Check out her book The Stem Cell Hope for learning about the future of stem cell technology.

Park, Alice. “A New Gene-Splicing Technique.” 100 New Scientific Discoveries: Fascinating, Unbelievable and Mind-expanding Stories. New York, NY: TIME, 2014. 92-95. Print.

Park, Alice. “It May Be Possible To Prevent HIV Even Without a Vaccine.” Time. Time, 6 Nov. 2014. Web.

Doudna, Jennifer A., and Charpentier, Emmanuelle (2014). The new frontier of genome engineering with CRISPR-Cas9. Science, 346(6213), 1258096–1258096. doi:10.1126/science.1258096

Answered by: Teodora S., Expert Leader and Expert John M.

Edited by: Carrie K.
The big data revolution: the high price of a force for good
Big data is fast revolutionising healthcare, but the NHS and industry are only just waking up to the accompanying threats to patients’ privacy.

Big data is fast revolutionising healthcare, but the NHS and industry are only just waking up to the accompanying threats to patients’ privacy.

Within a few years databases of millions of patients’ DNA data or clinical information are expected to play a much bigger role in helping clinicians diagnose disease.

Last week a firm at the heart of this push, Swiss-based Sophia Genetics, completed a $30m (£22.6m) fundraising to fuel growth from a database of 125,000 genomes today to one million by 2020.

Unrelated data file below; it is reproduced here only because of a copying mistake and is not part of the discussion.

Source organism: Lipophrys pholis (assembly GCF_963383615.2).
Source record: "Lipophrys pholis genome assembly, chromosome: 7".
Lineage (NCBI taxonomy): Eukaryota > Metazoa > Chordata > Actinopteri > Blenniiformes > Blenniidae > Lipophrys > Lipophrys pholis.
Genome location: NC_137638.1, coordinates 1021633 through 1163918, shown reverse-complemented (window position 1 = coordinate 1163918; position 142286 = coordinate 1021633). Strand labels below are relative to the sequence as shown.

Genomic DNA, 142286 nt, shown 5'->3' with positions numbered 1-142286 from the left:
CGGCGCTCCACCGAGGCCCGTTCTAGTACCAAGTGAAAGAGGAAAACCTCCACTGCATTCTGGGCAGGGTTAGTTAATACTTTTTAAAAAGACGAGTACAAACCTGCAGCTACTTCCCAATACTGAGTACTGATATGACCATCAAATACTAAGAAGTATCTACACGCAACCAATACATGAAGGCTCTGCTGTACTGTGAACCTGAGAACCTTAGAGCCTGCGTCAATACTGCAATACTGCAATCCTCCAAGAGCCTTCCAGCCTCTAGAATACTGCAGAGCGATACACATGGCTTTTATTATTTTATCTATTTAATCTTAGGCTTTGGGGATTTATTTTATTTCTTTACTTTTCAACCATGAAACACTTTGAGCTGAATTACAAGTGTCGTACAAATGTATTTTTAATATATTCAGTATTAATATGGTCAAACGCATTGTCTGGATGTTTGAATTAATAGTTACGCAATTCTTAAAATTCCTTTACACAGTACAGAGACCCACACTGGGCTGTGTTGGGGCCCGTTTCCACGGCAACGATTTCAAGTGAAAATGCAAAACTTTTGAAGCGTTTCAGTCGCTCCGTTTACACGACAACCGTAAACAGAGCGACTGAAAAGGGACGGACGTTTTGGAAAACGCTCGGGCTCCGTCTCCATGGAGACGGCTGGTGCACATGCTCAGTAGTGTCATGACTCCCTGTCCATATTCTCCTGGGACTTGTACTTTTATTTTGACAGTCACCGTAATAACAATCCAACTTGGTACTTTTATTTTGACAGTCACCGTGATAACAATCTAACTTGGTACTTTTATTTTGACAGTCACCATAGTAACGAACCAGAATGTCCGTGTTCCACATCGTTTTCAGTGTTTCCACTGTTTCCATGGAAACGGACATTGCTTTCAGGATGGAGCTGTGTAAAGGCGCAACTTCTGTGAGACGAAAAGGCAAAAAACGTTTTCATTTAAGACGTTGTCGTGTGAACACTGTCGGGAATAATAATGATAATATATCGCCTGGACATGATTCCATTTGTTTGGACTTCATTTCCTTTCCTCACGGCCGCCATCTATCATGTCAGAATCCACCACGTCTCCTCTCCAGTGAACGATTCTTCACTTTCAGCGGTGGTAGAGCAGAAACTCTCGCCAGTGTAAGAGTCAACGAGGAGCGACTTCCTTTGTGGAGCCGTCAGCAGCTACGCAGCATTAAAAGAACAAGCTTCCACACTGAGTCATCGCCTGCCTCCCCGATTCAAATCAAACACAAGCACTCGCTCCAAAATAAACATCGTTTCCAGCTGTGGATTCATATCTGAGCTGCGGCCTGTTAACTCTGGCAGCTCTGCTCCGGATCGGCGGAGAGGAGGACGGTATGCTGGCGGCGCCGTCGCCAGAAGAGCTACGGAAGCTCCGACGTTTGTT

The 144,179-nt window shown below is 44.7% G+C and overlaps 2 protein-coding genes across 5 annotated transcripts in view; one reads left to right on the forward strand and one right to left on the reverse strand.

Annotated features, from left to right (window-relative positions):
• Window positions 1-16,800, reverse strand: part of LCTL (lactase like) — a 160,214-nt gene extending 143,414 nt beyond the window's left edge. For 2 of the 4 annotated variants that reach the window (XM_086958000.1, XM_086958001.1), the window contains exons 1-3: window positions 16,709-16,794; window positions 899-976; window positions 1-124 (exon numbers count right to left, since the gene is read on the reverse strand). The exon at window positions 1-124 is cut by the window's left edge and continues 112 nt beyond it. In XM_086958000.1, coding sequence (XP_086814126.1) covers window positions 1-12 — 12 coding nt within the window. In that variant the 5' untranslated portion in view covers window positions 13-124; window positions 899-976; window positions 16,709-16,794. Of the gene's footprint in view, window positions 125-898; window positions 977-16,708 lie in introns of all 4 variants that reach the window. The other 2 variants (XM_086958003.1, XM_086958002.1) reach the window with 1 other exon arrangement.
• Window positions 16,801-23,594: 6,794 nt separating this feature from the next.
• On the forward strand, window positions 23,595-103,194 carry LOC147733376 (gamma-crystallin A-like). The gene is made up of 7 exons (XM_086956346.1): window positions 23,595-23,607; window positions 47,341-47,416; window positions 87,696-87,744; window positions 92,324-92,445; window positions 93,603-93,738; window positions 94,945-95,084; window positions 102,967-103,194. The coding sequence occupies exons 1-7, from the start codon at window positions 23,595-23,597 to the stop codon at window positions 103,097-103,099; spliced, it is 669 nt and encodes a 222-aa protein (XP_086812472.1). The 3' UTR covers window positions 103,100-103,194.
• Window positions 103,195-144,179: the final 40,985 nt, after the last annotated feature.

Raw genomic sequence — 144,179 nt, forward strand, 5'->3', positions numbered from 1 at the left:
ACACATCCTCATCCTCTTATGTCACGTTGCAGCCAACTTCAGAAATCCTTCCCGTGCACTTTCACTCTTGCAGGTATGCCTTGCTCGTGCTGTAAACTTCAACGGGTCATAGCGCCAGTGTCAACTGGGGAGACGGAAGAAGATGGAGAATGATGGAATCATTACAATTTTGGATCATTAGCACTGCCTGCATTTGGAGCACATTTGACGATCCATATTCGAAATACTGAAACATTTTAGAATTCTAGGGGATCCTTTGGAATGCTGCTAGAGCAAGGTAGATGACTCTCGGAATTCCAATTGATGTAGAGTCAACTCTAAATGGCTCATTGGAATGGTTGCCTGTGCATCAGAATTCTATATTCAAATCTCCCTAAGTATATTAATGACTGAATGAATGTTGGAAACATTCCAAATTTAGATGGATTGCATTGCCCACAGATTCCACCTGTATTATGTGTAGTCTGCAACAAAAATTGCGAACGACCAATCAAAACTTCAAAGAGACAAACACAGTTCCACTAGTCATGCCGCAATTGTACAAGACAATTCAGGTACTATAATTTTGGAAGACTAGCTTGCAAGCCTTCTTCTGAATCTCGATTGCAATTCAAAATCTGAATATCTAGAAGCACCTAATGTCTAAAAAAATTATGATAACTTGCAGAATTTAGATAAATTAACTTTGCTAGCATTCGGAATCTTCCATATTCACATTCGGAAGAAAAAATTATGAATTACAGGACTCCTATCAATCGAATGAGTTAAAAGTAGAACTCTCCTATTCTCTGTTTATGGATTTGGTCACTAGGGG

Its partner hospitals across Europe, of which nine of the 330 are in the UK, share patients’ DNA data in return for access to Sophia’s data mining systems, which can identify the genetic patterns behind hereditary diseases such as cystic fibrosis and certain types of cancer and heart conditions.

High profile UK backers in Sophia’s latest funding round included tech entrepreneur Mike Lynch and venture capital giant Balderton.

For the tech gurus, scientists and investors leading the charge into big data, Sophia – which stresses the data supplied to it are anonymised – is part of an overdue sea change in the way we fight illness, as we move from a reliance on chaotic paper records stuffed in doctors’ filing cabinets to powerful, searchable global information systems. However, for privacy campaigners it’s part of a “Big Brother” moment for healthcare, where patients’ sacrosanct information becomes a commodity traded between healthcare providers and commercial entities.

It was a fear crystallised in July when the NHS was found to have illegally handed 1.6 million patient records – including information such as HIV status, mental health history and abortions – to Google’s artificial intelligence company DeepMind.

The UK’s information commissioner reprimanded the London NHS Trust involved and the Silicon Valley tech giant for failing to comply with data protection rules.

“This is not just some sort of generic privacy concern,” says Phil Booth of campaign group MedConfidential.

“It’s about confidentiality. There’s a necessity for it. It’s at the heart of the doctor-patient relationship and the whole health system relies on it. We need a frank debate about these issues.”

UK drug makers have been most keen to emphasise the upside of big data. The industry has been shouting about its potential since at least 2013, when in a paper entitled the “Big data road map”, trade body the Association of the British Pharmaceutical Industry (ABPI) outlined potential benefits including “improved patient health” and reduced costs for the NHS.